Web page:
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A balancing act: The pros and cons of dairy

Last Modified: June 05, 2018

Nutrition & Recipes

Happy National Dairy Month! America has been acknowledging this celebration since 1937 (then known as National Milk Month) as a way to promote drinking milk during a time of surplus. Dairy, as with many other food categories and products, has drawn controversy, so we asked registered dietitian nutritionist Megan Bobay, RDN, CD, Parkview Huntington Hospital Rehab and Wellness Center, to shed some light on a few frequently asked questions.

What are the benefits of consuming dairy?

Most of us think of building strong bones and preventing osteoporosis when we think of dairy.  Rightfully so, since dairy has the greatest concentration of highly absorbable calcium per serving. Our bones and teeth store 99 percent of our calcium, while blood and other tissues store the rest. Vitamin D and potassium are important nutrients dairy provides as well.

According to the National Dairy Council, consumption of dairy is also associated with lowering one’s risk of Type 2 diabetes and cardiovascular disease, lowering blood pressure, and it can help with weight management. Decreased risk of colon cancer is another possible benefit cited by the National Institutes of Health.  


What are the health setbacks attributed to dairy?

Some people have trouble digesting the sugar in dairy foods, lactose. Lactose intolerance can cause uncomfortable side effects such as diarrhea, bloating, stomach pain, and gas. For these individuals, the Academy of Nutrition and Dietetics recommends limiting or avoiding dairy associated with any symptoms; lower-lactose dairy foods may be tolerated in small amounts:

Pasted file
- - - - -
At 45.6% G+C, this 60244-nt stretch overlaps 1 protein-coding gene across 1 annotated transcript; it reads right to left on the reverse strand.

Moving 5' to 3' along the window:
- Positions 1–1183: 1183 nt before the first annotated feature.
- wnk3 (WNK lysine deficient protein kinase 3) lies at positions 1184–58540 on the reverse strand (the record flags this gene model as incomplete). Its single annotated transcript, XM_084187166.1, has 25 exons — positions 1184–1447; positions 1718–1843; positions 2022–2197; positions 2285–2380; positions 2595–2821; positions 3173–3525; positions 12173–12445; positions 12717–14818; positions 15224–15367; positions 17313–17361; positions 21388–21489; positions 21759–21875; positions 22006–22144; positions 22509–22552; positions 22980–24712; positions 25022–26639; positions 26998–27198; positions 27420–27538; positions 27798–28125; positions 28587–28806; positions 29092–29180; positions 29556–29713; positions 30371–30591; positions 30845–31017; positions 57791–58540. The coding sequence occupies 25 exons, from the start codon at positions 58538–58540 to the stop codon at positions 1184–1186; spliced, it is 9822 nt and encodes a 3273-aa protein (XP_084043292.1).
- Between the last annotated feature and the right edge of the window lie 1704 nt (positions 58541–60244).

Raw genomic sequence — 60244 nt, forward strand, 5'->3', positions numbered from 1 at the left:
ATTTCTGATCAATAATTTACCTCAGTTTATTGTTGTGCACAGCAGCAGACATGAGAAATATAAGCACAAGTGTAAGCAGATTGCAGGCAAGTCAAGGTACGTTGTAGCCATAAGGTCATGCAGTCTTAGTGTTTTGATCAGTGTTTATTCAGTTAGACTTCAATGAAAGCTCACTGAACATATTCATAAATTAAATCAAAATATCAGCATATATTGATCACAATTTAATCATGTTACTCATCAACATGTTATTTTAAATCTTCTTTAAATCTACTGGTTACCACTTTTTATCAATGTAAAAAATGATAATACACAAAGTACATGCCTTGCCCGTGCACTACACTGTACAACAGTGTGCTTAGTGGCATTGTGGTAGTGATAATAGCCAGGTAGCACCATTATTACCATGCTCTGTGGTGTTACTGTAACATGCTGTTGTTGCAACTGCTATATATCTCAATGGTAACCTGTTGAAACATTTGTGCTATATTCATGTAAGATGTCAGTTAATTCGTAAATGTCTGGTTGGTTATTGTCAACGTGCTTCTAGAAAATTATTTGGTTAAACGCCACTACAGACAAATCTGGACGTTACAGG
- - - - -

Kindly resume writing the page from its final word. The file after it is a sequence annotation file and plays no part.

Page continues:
• 1 to 2 oz. of aged cheeses (Swiss, cheddar, or parmesan)

  • 2 T. cream cheese

  • 1/3 c. cottage cheese

  • 1/2 c. ricotta cheese

Yogurt may also be tolerated as its live cultures break down lactose. A person with dairy sensitivity may also choose to take a pill that contains enzymes (lactase) to help digest the milk sugar, or drink milk that already has lactase added to it. 

People with irritable bowel syndrome (IBS) or inflammatory bowel disease (IBD) may benefit from limiting lactose for a short time. Working with a registered dietitian nutritionist (RDN), patients can trial a low-FODMAP diet; this acronym stands for Fermentable Oligosaccharides, Disaccharides, Monosaccharides, Polyols. (Lactose falls into the category of disaccharides.) Bacteria in the stomach can ferment certain components of food when eaten in large quantities, resulting in symptoms similar to lactose intolerance. After a few weeks, higher FODMAP foods can be reintroduced one at a time to identify which cause symptoms. 

More research is needed with regard to any possible link between increased risk of ovarian cancer and dairy consumption. Some studies have found that galactose, released when lactose is digested, can damage the ovaries. Theories have also been put forth that some milk production practices have affected the hormone composition of milk that could lead to an increased risk.